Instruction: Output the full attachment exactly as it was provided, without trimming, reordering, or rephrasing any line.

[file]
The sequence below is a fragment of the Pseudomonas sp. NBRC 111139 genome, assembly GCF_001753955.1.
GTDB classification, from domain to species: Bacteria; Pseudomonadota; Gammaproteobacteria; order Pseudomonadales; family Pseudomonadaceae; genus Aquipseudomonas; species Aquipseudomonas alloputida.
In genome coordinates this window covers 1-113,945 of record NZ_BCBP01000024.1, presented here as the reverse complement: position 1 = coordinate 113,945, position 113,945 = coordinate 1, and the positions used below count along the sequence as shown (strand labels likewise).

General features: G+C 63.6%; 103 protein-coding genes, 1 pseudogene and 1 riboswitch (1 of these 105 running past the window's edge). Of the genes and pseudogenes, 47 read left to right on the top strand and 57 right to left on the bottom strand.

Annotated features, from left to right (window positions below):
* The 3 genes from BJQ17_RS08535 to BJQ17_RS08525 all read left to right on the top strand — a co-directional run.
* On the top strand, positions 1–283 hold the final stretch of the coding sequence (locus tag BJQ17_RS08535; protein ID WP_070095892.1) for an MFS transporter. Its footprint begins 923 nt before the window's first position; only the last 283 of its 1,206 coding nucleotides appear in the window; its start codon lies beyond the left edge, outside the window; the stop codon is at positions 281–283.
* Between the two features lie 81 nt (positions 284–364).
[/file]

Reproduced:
The sequence below is a fragment of the Pseudomonas sp. NBRC 111139 genome, assembly GCF_001753955.1.
GTDB classification, from domain to species: Bacteria; Pseudomonadota; Gammaproteobacteria; order Pseudomonadales; family Pseudomonadaceae; genus Aquipseudomonas; species Aquipseudomonas alloputida.
In genome coordinates this window covers 1-113,945 of record NZ_BCBP01000024.1, presented here as the reverse complement: position 1 = coordinate 113,945, position 113,945 = coordinate 1, and the positions used below count along the sequence as shown (strand labels likewise).

General features: G+C 63.6%; 103 protein-coding genes, 1 pseudogene and 1 riboswitch (1 of these 105 running past the window's edge). Of the genes and pseudogenes, 47 read left to right on the top strand and 57 right to left on the bottom strand.

Annotated features, from left to right (window positions below):
* The 3 genes from BJQ17_RS08535 to BJQ17_RS08525 all read left to right on the top strand — a co-directional run.
* On the top strand, positions 1–283 hold the final stretch of the coding sequence (locus tag BJQ17_RS08535; protein ID WP_070095892.1) for an MFS transporter. Its footprint begins 923 nt before the window's first position; only the last 283 of its 1,206 coding nucleotides appear in the window; its start codon lies beyond the left edge, outside the window; the stop codon is at positions 281–283.
* Between the two features lie 81 nt (positions 284–364).